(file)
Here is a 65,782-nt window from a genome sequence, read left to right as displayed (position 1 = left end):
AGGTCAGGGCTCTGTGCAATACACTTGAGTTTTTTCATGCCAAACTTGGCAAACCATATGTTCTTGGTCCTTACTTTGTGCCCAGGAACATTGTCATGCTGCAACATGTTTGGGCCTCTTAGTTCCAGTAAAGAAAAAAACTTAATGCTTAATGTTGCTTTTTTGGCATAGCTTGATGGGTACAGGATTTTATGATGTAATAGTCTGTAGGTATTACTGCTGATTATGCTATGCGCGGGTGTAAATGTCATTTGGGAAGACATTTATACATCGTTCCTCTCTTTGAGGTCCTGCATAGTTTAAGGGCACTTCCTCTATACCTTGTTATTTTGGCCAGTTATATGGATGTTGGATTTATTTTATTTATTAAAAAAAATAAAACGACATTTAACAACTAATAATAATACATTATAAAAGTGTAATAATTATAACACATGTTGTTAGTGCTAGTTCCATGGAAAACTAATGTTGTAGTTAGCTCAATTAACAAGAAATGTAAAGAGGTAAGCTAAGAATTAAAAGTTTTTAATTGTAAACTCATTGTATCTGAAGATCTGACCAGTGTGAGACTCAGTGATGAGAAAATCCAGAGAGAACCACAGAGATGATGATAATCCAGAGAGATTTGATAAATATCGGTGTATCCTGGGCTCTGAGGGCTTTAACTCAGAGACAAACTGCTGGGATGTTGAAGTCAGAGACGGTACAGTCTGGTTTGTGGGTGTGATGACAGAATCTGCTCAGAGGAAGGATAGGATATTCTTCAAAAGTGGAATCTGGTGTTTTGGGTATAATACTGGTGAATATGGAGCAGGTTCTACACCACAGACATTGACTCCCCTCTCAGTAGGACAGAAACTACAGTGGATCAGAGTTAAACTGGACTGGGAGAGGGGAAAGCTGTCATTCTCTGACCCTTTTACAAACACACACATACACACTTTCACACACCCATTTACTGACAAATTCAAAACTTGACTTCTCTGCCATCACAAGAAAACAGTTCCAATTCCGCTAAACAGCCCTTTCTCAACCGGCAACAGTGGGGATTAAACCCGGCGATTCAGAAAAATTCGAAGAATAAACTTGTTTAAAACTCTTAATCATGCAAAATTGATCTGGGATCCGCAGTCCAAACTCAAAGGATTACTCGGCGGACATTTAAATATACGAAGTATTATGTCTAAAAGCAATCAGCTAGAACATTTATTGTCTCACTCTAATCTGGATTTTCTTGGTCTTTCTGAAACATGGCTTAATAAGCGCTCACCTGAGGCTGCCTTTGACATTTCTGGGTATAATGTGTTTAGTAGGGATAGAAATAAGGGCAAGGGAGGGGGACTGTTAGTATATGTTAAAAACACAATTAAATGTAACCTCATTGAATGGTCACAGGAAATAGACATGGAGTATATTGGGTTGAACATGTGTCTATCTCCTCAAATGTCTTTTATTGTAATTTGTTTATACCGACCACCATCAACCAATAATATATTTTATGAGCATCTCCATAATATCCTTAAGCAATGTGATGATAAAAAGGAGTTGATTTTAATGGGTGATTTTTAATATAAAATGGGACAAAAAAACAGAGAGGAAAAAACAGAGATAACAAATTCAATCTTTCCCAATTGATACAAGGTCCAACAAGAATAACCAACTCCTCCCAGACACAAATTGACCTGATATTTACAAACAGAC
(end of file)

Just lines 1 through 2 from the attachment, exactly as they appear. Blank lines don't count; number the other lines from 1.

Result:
Here is a 65,782-nt window from a genome sequence, read left to right as displayed (position 1 = left end):
AGGTCAGGGCTCTGTGCAATACACTTGAGTTTTTTCATGCCAAACTTGGCAAACCATATGTTCTTGGTCCTTACTTTGTGCCCAGGAACATTGTCATGCTGCAACATGTTTGGGCCTCTTAGTTCCAGTAAAGAAAAAAACTTAATGCTTAATGTTGCTTTTTTGGCATAGCTTGATGGGTACAGGATTTTATGATGTAATAGTCTGTAGGTATTACTGCTGATTATGCTATGCGCGGGTGTAAATGTCATTTGGGAAGACATTTATACATCGTTCCTCTCTTTGAGGTCCTGCATAGTTTAAGGGCACTTCCTCTATACCTTGTTATTTTGGCCAGTTATATGGATGTTGGATTTATTTTATTTATTAAAAAAAATAAAACGACATTTAACAACTAATAATAATACATTATAAAAGTGTAATAATTATAACACATGTTGTTAGTGCTAGTTCCATGGAAAACTAATGTTGTAGTTAGCTCAATTAACAAGAAATGTAAAGAGGTAAGCTAAGAATTAAAAGTTTTTAATTGTAAACTCATTGTATCTGAAGATCTGACCAGTGTGAGACTCAGTGATGAGAAAATCCAGAGAGAACCACAGAGATGATGATAATCCAGAGAGATTTGATAAATATCGGTGTATCCTGGGCTCTGAGGGCTTTAACTCAGAGACAAACTGCTGGGATGTTGAAGTCAGAGACGGTACAGTCTGGTTTGTGGGTGTGATGACAGAATCTGCTCAGAGGAAGGATAGGATATTCTTCAAAAGTGGAATCTGGTGTTTTGGGTATAATACTGGTGAATATGGAGCAGGTTCTACACCACAGACATTGACTCCCCTCTCAGTAGGACAGAAACTACAGTGGATCAGAGTTAAACTGGACTGGGAGAGGGGAAAGCTGTCATTCTCTGACCCTTTTACAAACACACACATACACACTTTCACACACCCATTTACTGACAAATTCAAAACTTGACTTCTCTGCCATCACAAGAAAACAGTTCCAATTCCGCTAAACAGCCCTTTCTCAACCGGCAACAGTGGGGATTAAACCCGGCGATTCAGAAAAATTCGAAGAATAAACTTGTTTAAAACTCTTAATCATGCAAAATTGATCTGGGATCCGCAGTCCAAACTCAAAGGATTACTCGGCGGACATTTAAATATACGAAGTATTATGTCTAAAAGCAATCAGCTAGAACATTTATTGTCTCACTCTAATCTGGATTTTCTTGGTCTTTCTGAAACATGGCTTAATAAGCGCTCACCTGAGGCTGCCTTTGACATTTCTGGGTATAATGTGTTTAGTAGGGATAGAAATAAGGGCAAGGGAGGGGGACTGTTAGTATATGTTAAAAACACAATTAAATGTAACCTCATTGAATGGTCACAGGAAATAGACATGGAGTATATTGGGTTGAACATGTGTCTATCTCCTCAAATGTCTTTTATTGTAATTTGTTTATACCGACCACCATCAACCAATAATATATTTTATGAGCATCTCCATAATATCCTTAAGCAATGTGATGATAAAAAGGAGTTGATTTTAATGGGTGATTTTTAATATAAAATGGGACAAAAAAACAGAGAGGAAAAAACAGAGATAACAAATTCAATCTTTCCCAATTGATACAAGGTCCAACAAGAATAACCAACTCCTCCCAGACACAAATTGACCTGATATTTACAAACAGAC